Tuesday, July 19, 2016

Accidental dog euthanasia, Illegal euthanasia at animal service, should humans be concerned?

Alex Schadenberg
Executive Director - Euthanasia Prevention Coalition

Everyday I receive euthansia news updates from a google alert. Usually there are stories about euthanasia of animals as part of the alert. Most of the animal euthanasia stories concern a change of rules for euthanasia or an announcement that an animal shelter is lessening or eliminating euthanasia.

Recently there have been several interesting stories about animal euthanasia that made me think. Could this also happen to humans?

The first story concerns a dog that was accidentally euthanized after staff at the Contra Costa Animal Services failed to follow protocols.

According to the article in the East Bay Times Barbie was accidentally euthanized based on a communication error. Animal Services Director Beth Ward stated:
...her agency had agreed to perform surgery on Barbie before transferring her. When a staff member went looking for Barbie to prep for surgery, it was discovered that the dog had been put down. 
Barbie was getting picked up to get a biopsy done on a mammary gland mass, when it was discovered she was mistakenly euthanized, said Melissa Farley Law, the dog adoption coordinator at Petaluma Pet Pals, which had found a foster family to care for Barbie. 
She still wants to know whether staff who made the mistakes are being held accountable.
Pietro D'Amico
In April 2013, Pietro D'Amico died at a Swiss assisted suicide clinic, after receiving a wrong diagnosis. An article published in Switzerland's english news service, The Local, stated:
... his family's lawyer Michele Roccisano told Italian newspaper Corriere della Sera. 
An autopsy carried out by the University of Basel’s Institute of Forensic Medicine found that D’Amico was not suffering from a life-threatening illness at the time of his death.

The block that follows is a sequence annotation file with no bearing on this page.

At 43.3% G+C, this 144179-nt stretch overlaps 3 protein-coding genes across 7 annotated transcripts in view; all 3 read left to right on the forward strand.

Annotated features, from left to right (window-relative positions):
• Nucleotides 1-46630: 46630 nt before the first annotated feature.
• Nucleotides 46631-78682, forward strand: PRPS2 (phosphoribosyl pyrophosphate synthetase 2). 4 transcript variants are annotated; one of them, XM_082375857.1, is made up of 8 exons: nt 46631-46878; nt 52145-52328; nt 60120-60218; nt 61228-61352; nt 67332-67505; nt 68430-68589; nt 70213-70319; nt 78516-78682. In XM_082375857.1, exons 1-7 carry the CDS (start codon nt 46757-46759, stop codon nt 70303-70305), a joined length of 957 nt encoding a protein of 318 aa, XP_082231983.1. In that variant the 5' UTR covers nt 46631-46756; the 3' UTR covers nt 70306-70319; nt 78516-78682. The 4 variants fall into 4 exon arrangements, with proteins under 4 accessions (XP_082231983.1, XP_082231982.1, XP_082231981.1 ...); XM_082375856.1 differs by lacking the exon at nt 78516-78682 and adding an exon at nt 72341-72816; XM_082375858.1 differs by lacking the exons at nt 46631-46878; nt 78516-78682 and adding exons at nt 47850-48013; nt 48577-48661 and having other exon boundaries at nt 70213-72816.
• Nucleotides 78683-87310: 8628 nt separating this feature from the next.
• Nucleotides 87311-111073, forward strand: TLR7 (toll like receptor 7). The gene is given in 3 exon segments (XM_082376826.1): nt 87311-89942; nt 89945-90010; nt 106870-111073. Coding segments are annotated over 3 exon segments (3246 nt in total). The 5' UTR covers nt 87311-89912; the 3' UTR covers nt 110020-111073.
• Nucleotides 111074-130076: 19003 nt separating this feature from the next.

Roccisano has called on the Italian and Swiss authorities to examine D’Amico’s medical records to determine what went wrong.
Did the D'Amico family ever find out what went wrong?

The next article concerned the resignation of the Louisville Metro Animal Services Director, Jessica Montgomery, who had illegally euthanized a dog. According to the Insider Louisville news Montgomery was not certified to do euthanasia.

A study published published in the NEJM in March 2015 on the experience with euthanasia in the Flanders region of Belgium indicates that approximately 1000 Belgian deaths were hastened without explicit request in 2013. A similar study that was published in the CMAJ in May 2010 found a nearly identical percentage of Belgian deaths that were hastened without explicit request in 2007.

The final article concerned grieving that many people experience after the euthanasia death of a pet. According to the Long Beach Post:
The loss of a pet is sometimes not appreciated by those who have had no similar experiences or can’t relate to a pet as a loved one. When a loss happens, there are steps to deal with the pain. The first thing to realize is that your feelings of grief and sadness are real.
Tom Mortier's depressed mother died by euthanasia in April 2012. Mortier was completely shocked and traumatized by her euthanasia death.

Society has long understood that there are abuses of euthanasia related to animals. Should humans not also be concerned?


Ak Rhodes said...

Fenigsen (1989) in The Hastings Centre Journal reports that at least one person was euthanized by mistake in Holland around the time his article was published. So mistakes about humans have happened.

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